PURPOSE: Commissioned to design and paint mural with Kenyan students Grades 7&8 to inspire younger students toward educational excellence.
MAJOR TAKEAWAY: Hold your own ideas of design loosely. Discover what voices most need to be validated to accomplish the goals of project and ensure they are heard. Sometimes the correct response is to pause.
January 2010 - Kuria District, Kenya
Nuru International is a nonprofit working to end extreme poverty in remote, rural areas by equipping local leadership in the 4 areas of agriculture, financial inclusion, healthcare, and education. While working with a school in the Kuria District of Kenya, they contracted me to orchestrate the the painting of a mural by the primary students in grades 7 and 8 in order to include them in the renovations of the Kindergarten classroom. Their vision was for the older students to inspire the younger ones with the mural emphasizing the important role that education would play in increasing their quality of life.
I was in Kenya for eight days. I had contacted the Education Specialist I was working with at Nuru and requested that the students write about why they thought education was important. My first day, I attended a gathering of the students in grades 7 and 8 and the school staff and they presented to me their written essays. Some students were chosen to perform their essays to the group as speeches and two boys performed a song which they had written. We then did a drawing activity. Each student drew a line down the center of a piece of paper. On the left side we wrote “Life with Education” at the top. On the right, we wrote “Life without Education.” The students were asked to draw their vision of what their own life would look like with an education and without. At the conclusion of the day, I had and abundance of input, both visual images and written ideas, to create a design for the mural.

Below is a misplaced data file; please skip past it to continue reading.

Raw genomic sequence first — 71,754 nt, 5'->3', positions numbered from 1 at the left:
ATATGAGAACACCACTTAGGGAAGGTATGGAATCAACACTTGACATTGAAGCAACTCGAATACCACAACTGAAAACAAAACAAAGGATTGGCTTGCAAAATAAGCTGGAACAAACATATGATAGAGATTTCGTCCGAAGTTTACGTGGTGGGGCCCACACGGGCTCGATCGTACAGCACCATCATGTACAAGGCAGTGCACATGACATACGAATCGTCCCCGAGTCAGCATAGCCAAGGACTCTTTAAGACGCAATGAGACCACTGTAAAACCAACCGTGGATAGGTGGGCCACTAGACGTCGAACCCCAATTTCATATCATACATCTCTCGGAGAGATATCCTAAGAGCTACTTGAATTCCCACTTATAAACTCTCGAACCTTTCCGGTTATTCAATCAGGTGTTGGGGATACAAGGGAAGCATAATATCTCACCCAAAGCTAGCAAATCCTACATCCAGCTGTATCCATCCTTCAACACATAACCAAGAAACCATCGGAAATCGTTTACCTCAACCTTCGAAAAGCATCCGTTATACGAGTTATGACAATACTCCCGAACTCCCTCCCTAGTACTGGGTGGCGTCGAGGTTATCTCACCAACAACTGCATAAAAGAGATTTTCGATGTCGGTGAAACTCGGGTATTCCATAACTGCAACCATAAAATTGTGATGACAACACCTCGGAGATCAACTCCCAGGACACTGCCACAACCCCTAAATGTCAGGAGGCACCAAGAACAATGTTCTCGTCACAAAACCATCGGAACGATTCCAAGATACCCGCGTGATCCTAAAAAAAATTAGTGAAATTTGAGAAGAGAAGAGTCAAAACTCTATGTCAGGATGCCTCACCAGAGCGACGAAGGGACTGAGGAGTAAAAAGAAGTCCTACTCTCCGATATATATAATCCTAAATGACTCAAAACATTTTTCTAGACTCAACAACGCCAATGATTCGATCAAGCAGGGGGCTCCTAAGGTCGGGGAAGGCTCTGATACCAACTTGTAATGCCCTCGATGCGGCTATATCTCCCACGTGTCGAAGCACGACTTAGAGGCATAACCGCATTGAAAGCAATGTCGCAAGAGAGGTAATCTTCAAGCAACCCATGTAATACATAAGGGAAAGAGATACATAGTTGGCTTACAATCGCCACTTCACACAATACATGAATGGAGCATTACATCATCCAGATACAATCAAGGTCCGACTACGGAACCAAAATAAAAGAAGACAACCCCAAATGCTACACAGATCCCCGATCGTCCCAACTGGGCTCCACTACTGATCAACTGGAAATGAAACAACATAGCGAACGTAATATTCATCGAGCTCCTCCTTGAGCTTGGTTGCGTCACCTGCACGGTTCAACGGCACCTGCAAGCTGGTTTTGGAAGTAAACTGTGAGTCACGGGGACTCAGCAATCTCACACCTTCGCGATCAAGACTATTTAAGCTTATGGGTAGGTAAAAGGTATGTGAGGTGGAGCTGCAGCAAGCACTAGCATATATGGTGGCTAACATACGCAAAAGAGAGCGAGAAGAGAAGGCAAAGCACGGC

The next day we gathered the teaching staff and the Head Mistress of the school to view the design. I had sketched out a mural which would cover all 4 walls of the classroom. I used the metaphor of a road for education and had images along the road of two Kenyan children growing up and completing their education. The final images depicted the positive impact these young people would have on their community which would in time have a greater impact on the global community. My primary inspiration was a quote from a student’s essay: “The future of my country depends on my best action.” I based my images on the drawings of the youth and incorporated other quotes.
The staff enthusiastically approved the design and I was given two additional staff members which I had not met to help me work with the youth as they painted. When I asked what they taught at the school, they informed me that they were the kindergarten teachers. I was confused as to why they had not been a part of the meeting that morning to approve the mural seeing that this was ultimately to become their classrooms. I showed them the design and began to explain the student’s sources from which the concept had been developed. They listened and then I asked them what they thought of the design or if they wanted to make any changes. They quickly rejected the design and began to instruct me what I was to paint. They wanted a language corner with the letters and writing patterns, a mathematics corner with the numbers, a creative corner with shapes and colors, and an environmental corner showing images with their identifying words (apple, tree, baby, father, mother, road, etc). The Education Specialist from Nuru quickly stepped in and told the women that the former design had already been approved and we were moving forward. However, I was uncomfortable with proceeding and decided to end our work that day so that I could learn more about the dynamics of what was happening.